Strange the Dreamer by Laini Taylor
Somewhere in the world (or perhaps another world), a mythical and wondrous city closed its borders to outsiders, had its name stolen, and is now only known as Weep. Weep is the obsession of choice of 19-year-old Lazlo Strange, a foundling raised by monks and apprenticed to the great city library of Zosma. Somewhere far away from Zosma, a young woman called Sarai grows up with her four siblings in a walled-off citadel, burdened by an idiosyncratic magical power and the past actions of her family.
Strange the Dreamer is the eighth book by Laini Taylor, and it’s the kind of odd, funny, romantic and utterly heartbreaking novel that only she could write. The story depends on the tantalising convergence of two separate storylines – events or facts that appear whimsical or arbitrary at first later emerge as crucial and connected.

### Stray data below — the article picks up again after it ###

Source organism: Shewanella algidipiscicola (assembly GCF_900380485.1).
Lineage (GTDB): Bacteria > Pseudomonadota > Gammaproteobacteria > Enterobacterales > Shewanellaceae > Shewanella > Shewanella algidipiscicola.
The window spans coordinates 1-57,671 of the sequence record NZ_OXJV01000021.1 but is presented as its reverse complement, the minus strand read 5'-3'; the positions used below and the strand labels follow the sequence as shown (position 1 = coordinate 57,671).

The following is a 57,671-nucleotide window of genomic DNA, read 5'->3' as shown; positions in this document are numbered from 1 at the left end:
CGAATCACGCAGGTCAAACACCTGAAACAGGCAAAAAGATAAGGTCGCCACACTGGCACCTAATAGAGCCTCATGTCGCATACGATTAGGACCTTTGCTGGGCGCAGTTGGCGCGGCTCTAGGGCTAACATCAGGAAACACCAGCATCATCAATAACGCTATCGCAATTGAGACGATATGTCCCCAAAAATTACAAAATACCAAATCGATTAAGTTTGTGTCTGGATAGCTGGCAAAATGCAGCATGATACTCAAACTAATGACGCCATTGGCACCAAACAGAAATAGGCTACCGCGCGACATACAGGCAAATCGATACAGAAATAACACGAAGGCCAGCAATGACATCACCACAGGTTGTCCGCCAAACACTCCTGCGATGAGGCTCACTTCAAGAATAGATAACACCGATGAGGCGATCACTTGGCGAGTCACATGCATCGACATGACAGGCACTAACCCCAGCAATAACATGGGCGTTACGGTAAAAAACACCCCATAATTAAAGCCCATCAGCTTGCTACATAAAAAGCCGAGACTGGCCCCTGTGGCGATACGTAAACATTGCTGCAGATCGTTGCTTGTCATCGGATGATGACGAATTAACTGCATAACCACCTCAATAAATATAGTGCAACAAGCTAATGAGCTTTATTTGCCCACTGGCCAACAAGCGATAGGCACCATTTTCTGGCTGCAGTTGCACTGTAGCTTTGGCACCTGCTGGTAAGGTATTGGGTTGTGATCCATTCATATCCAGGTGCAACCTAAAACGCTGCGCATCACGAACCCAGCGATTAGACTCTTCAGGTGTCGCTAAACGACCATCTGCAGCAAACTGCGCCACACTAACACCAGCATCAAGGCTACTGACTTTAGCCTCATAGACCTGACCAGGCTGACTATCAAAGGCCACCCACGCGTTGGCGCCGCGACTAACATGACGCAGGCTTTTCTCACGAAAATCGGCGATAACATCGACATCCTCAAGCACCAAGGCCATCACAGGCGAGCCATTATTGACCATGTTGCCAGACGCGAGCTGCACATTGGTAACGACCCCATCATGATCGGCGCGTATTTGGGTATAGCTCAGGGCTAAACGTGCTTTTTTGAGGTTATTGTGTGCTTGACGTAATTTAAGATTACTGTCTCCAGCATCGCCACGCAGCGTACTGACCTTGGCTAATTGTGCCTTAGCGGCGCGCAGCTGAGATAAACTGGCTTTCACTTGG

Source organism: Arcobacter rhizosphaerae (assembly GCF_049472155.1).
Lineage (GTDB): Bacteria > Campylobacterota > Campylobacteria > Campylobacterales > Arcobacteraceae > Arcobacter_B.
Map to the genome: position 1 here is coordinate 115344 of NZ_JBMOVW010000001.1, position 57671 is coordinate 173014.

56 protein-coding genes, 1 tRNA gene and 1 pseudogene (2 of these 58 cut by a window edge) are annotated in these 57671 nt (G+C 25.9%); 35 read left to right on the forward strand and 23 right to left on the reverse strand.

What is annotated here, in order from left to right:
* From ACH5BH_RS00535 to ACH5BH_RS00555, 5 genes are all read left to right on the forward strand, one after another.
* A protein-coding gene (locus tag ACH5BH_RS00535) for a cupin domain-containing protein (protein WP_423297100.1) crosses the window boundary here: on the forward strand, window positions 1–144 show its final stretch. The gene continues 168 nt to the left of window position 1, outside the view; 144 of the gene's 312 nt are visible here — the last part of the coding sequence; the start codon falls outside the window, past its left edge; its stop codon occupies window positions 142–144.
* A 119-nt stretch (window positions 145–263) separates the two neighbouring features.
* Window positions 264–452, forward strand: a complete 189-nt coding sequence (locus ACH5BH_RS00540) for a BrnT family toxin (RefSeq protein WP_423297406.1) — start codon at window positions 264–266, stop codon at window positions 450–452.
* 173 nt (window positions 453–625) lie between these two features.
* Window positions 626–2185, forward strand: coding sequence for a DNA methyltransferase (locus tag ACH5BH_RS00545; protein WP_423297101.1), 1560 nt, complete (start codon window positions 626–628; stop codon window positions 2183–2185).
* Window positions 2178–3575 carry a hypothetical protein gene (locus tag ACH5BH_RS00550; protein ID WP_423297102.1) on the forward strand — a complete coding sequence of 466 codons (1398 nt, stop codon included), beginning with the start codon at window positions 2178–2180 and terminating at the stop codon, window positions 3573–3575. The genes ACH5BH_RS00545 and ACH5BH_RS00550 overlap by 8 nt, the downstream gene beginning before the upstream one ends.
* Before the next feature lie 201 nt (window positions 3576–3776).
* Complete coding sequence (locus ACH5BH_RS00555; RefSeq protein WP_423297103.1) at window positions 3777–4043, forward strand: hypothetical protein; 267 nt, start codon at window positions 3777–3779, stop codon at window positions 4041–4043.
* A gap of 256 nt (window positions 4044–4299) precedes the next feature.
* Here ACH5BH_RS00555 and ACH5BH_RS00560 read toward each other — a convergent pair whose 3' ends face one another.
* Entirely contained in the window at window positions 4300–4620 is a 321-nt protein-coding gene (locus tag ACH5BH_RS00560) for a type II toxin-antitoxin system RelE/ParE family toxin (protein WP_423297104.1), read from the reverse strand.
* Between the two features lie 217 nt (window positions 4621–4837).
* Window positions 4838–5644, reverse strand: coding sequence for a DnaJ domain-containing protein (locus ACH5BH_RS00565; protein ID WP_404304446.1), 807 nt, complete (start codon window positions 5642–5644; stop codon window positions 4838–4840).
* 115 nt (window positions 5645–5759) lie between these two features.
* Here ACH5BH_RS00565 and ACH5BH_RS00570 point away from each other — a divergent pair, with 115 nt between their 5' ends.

Lazlo, whose existence has been extremely sheltered, is recruited to an intrepid expedition of rag-tag inventors and scientists from all over the world, travelling to solve a vexing problem. Sarai is caught in the middle of a struggle for power within her citadel family, and is in desperate need of human connection.
Existing fans will be satisfied to find that Strange the Dreamer has Taylor’s trademark mix of lush writing, heady romance, strange magic, brutal acts of war and dry humour. It explores trauma, vengeance, fear of the other and what it means to have, and to lose, autonomy over your mind and body. There will be a sequel, and the ending makes this all too clear. One crisis has been averted (but not without casualties), and a new crisis has already risen in its wake. Strange the Dreamer is highly recommended for teenagers aged 14 years old, all the way through to adult fantasy readers.
Leanne Hall is a children’s and YA specialist at Readings Kids. She is also the Grants Officer for the Readings Foundation.